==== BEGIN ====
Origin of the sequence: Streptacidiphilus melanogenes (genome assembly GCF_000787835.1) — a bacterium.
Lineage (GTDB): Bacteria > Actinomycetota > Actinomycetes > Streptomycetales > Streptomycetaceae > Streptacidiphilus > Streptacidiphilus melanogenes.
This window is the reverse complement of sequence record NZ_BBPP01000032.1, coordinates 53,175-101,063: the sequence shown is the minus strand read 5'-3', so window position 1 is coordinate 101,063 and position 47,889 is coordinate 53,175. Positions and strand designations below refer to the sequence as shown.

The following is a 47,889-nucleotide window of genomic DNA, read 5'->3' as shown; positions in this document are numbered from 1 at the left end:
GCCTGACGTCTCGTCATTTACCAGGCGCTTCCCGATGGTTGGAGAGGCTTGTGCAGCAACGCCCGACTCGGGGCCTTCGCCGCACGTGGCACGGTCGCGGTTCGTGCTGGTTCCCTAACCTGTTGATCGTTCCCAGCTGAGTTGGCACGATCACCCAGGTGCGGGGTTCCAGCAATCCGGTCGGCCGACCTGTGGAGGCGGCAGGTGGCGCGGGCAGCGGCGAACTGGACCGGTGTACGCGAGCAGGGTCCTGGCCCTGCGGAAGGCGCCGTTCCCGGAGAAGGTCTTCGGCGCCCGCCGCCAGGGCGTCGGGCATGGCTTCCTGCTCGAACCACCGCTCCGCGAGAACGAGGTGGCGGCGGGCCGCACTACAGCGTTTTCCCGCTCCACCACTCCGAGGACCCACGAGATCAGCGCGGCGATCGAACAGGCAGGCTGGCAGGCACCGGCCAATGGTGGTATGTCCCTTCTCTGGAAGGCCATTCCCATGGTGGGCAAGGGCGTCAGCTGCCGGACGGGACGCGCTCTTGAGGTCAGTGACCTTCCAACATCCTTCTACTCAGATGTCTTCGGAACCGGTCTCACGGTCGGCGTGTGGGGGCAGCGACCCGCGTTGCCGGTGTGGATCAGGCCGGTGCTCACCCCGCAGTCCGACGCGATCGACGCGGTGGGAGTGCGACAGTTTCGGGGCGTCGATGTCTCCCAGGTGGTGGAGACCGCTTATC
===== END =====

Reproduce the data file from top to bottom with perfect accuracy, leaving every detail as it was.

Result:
Origin of the sequence: Streptacidiphilus melanogenes (genome assembly GCF_000787835.1) — a bacterium.
Lineage (GTDB): Bacteria > Actinomycetota > Actinomycetes > Streptomycetales > Streptomycetaceae > Streptacidiphilus > Streptacidiphilus melanogenes.
This window is the reverse complement of sequence record NZ_BBPP01000032.1, coordinates 53,175-101,063: the sequence shown is the minus strand read 5'-3', so window position 1 is coordinate 101,063 and position 47,889 is coordinate 53,175. Positions and strand designations below refer to the sequence as shown.

The following is a 47,889-nucleotide window of genomic DNA, read 5'->3' as shown; positions in this document are numbered from 1 at the left end:
GCCTGACGTCTCGTCATTTACCAGGCGCTTCCCGATGGTTGGAGAGGCTTGTGCAGCAACGCCCGACTCGGGGCCTTCGCCGCACGTGGCACGGTCGCGGTTCGTGCTGGTTCCCTAACCTGTTGATCGTTCCCAGCTGAGTTGGCACGATCACCCAGGTGCGGGGTTCCAGCAATCCGGTCGGCCGACCTGTGGAGGCGGCAGGTGGCGCGGGCAGCGGCGAACTGGACCGGTGTACGCGAGCAGGGTCCTGGCCCTGCGGAAGGCGCCGTTCCCGGAGAAGGTCTTCGGCGCCCGCCGCCAGGGCGTCGGGCATGGCTTCCTGCTCGAACCACCGCTCCGCGAGAACGAGGTGGCGGCGGGCCGCACTACAGCGTTTTCCCGCTCCACCACTCCGAGGACCCACGAGATCAGCGCGGCGATCGAACAGGCAGGCTGGCAGGCACCGGCCAATGGTGGTATGTCCCTTCTCTGGAAGGCCATTCCCATGGTGGGCAAGGGCGTCAGCTGCCGGACGGGACGCGCTCTTGAGGTCAGTGACCTTCCAACATCCTTCTACTCAGATGTCTTCGGAACCGGTCTCACGGTCGGCGTGTGGGGGCAGCGACCCGCGTTGCCGGTGTGGATCAGGCCGGTGCTCACCCCGCAGTCCGACGCGATCGACGCGGTGGGAGTGCGACAGTTTCGGGGCGTCGATGTCTCCCAGGTGGTGGAGACCGCTTATC